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Now Why Would They Want to Bury Plea Agreements?

Readers of this blog no doubt know that Federal Courts have gone to lengths to make Courts more accessible to dirty fucking hippies citizens in recent years.

The policy of the Judicial Conference on privacy andpublic access to electronic case files has developed incrementally overthe past four years. The application of the policy to various types ofcases files has evolved to the point where the policy now provides forremote access to all electronic civil, bankruptcy and criminal casefiles with appropriate privacy safeguards.

After all, I’ve been a big beneficiary of it. This process has gradually made court files available via PACER to snot-nosed bloggers like me, allowing me to blog criminal cases in my PJs from my mother’s basement. Or whatever. The whole public access gig allowed me to see not only how Scooter Libby planned to escape all responsibility for leaking Valerie Wilson’s identity to Judy Miller, but it allows average citizens to pick through the messes that are the Cunningham and Abramoff scandals to see how Republicans "govern." All via the Toobz! (Think how fun it’ll be to track the Ted Stevens criminal files through his Toobz.)

Curiously, the Court is considering putting a bit of this horse back in the barn. They’re considering ending access to plea agreements.

The federal Judiciary is seeking comment on theprivacy and security implications related to public Internet access tocertain documents in criminal case files.

The Court Administration and Case ManagementCommittee of the Judicial Conference of the United States is studyingthese issues so the Conference can develop policy guidance for thefederal courts.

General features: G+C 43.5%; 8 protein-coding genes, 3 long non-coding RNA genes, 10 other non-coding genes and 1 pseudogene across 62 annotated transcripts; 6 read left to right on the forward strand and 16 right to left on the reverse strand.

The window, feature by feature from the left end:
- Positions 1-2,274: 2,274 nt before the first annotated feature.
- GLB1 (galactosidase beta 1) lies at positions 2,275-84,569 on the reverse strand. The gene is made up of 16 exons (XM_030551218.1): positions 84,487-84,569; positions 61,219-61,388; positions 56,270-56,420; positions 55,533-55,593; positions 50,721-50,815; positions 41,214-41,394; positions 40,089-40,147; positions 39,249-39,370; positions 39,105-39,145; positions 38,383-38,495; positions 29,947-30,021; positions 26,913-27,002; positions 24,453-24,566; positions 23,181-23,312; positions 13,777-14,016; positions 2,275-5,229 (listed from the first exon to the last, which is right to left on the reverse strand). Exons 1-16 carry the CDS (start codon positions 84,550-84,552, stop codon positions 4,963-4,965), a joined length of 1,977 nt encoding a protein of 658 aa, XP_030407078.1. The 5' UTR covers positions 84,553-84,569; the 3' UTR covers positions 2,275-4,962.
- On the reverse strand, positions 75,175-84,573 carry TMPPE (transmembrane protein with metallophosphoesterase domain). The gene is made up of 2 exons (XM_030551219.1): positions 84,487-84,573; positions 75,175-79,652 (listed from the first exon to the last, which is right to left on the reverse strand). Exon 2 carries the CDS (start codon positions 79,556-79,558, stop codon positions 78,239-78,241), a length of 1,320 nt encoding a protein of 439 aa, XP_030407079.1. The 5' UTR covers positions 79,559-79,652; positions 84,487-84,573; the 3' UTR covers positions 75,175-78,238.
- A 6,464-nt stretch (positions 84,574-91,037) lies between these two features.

The committee is interested in comments on a proposalto restrict public Internet access to plea agreements in criminalcases, which may contain information identifying defendants who arecooperating with law enforcement investigations.

You see, I find it curious, because some recent plea agreements have been veritable gold mines of information on Republican corruption: the Abramoff plea, the Cunningham plea, the Griles plea. (Though technically, Abramoff’s factual proffer remains sealed.) It’s awfully nice as a blogger to be able to access these files while wearing PJs.

But the move to rebury these plea agreements is perhaps most interesting given the events in the Wilkes/Michael/Kontogiannis case. Ever since Tommy Kontogiannis’ plea deal was unsealed, the government has been looking for pillows to hide it–and all the nasty information on Tommy K it includes–under.

All of which illustrates the value in keeping these files open. A common sense reading of the public information on Tommy K strongly suggests he’s our government’s criminal, and they’d like to use (another) plea deal to allow him to escape responsibility for his crimes, even if those crimes entailed bribing Congressmen. Tommy K may well have participated in a counter-terrorism sting in return for escaping further charges. Or not. But we, as citizens, ought to be able to consider whether we want to encourage the practice of government sanctioned criminals serving as a keystone to our judicial process. And they want to make that process harder for us to do.

Luckily, they’re making commenting on the change in policy very easy–you can do that via email.

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